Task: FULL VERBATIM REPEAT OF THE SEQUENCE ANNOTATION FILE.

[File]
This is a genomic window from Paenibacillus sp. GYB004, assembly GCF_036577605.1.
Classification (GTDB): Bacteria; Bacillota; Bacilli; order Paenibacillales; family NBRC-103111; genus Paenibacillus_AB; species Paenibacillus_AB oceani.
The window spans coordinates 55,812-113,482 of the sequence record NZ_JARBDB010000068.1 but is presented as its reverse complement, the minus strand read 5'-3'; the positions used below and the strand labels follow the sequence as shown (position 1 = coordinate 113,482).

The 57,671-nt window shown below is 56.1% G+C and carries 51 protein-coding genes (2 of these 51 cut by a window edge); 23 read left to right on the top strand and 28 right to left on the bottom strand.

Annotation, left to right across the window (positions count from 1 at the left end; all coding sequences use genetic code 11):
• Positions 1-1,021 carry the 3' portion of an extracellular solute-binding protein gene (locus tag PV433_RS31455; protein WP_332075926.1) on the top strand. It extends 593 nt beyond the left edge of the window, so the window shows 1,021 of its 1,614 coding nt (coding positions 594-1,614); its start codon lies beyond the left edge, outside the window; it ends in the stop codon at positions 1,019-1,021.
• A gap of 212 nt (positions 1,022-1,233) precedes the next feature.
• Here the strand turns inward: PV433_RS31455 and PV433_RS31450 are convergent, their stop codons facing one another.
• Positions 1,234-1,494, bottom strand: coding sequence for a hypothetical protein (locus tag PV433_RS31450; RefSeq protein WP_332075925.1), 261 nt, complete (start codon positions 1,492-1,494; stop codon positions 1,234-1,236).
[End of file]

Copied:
This is a genomic window from Paenibacillus sp. GYB004, assembly GCF_036577605.1.
Classification (GTDB): Bacteria; Bacillota; Bacilli; order Paenibacillales; family NBRC-103111; genus Paenibacillus_AB; species Paenibacillus_AB oceani.
The window spans coordinates 55,812-113,482 of the sequence record NZ_JARBDB010000068.1 but is presented as its reverse complement, the minus strand read 5'-3'; the positions used below and the strand labels follow the sequence as shown (position 1 = coordinate 113,482).

The 57,671-nt window shown below is 56.1% G+C and carries 51 protein-coding genes (2 of these 51 cut by a window edge); 23 read left to right on the top strand and 28 right to left on the bottom strand.

Annotation, left to right across the window (positions count from 1 at the left end; all coding sequences use genetic code 11):
• Positions 1-1,021 carry the 3' portion of an extracellular solute-binding protein gene (locus tag PV433_RS31455; protein WP_332075926.1) on the top strand. It extends 593 nt beyond the left edge of the window, so the window shows 1,021 of its 1,614 coding nt (coding positions 594-1,614); its start codon lies beyond the left edge, outside the window; it ends in the stop codon at positions 1,019-1,021.
• A gap of 212 nt (positions 1,022-1,233) precedes the next feature.
• Here the strand turns inward: PV433_RS31455 and PV433_RS31450 are convergent, their stop codons facing one another.
• Positions 1,234-1,494, bottom strand: coding sequence for a hypothetical protein (locus tag PV433_RS31450; RefSeq protein WP_332075925.1), 261 nt, complete (start codon positions 1,492-1,494; stop codon positions 1,234-1,236).